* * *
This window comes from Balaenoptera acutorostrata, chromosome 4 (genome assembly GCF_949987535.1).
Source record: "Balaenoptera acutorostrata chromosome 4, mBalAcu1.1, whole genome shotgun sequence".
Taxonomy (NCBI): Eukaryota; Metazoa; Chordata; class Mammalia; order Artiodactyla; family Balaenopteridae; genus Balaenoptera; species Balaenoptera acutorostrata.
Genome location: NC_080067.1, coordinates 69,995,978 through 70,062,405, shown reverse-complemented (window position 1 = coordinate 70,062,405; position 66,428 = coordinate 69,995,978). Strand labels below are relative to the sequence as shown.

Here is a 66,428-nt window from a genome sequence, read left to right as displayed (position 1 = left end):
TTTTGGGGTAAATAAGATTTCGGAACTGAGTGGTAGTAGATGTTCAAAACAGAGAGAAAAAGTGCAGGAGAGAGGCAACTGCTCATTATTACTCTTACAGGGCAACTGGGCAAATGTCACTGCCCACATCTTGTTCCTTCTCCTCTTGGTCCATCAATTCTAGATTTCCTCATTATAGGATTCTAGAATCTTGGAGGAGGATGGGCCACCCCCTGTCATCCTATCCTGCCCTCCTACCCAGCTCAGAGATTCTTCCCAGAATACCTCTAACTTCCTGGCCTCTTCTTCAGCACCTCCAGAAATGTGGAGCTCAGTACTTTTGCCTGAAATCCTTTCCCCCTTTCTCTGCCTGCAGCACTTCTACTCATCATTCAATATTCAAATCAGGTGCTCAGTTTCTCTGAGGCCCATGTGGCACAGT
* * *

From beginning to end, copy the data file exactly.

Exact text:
This window comes from Balaenoptera acutorostrata, chromosome 4 (genome assembly GCF_949987535.1).
Source record: "Balaenoptera acutorostrata chromosome 4, mBalAcu1.1, whole genome shotgun sequence".
Taxonomy (NCBI): Eukaryota; Metazoa; Chordata; class Mammalia; order Artiodactyla; family Balaenopteridae; genus Balaenoptera; species Balaenoptera acutorostrata.
Genome location: NC_080067.1, coordinates 69,995,978 through 70,062,405, shown reverse-complemented (window position 1 = coordinate 70,062,405; position 66,428 = coordinate 69,995,978). Strand labels below are relative to the sequence as shown.

Here is a 66,428-nt window from a genome sequence, read left to right as displayed (position 1 = left end):
TTTTGGGGTAAATAAGATTTCGGAACTGAGTGGTAGTAGATGTTCAAAACAGAGAGAAAAAGTGCAGGAGAGAGGCAACTGCTCATTATTACTCTTACAGGGCAACTGGGCAAATGTCACTGCCCACATCTTGTTCCTTCTCCTCTTGGTCCATCAATTCTAGATTTCCTCATTATAGGATTCTAGAATCTTGGAGGAGGATGGGCCACCCCCTGTCATCCTATCCTGCCCTCCTACCCAGCTCAGAGATTCTTCCCAGAATACCTCTAACTTCCTGGCCTCTTCTTCAGCACCTCCAGAAATGTGGAGCTCAGTACTTTTGCCTGAAATCCTTTCCCCCTTTCTCTGCCTGCAGCACTTCTACTCATCATTCAATATTCAAATCAGGTGCTCAGTTTCTCTGAGGCCCATGTGGCACAGT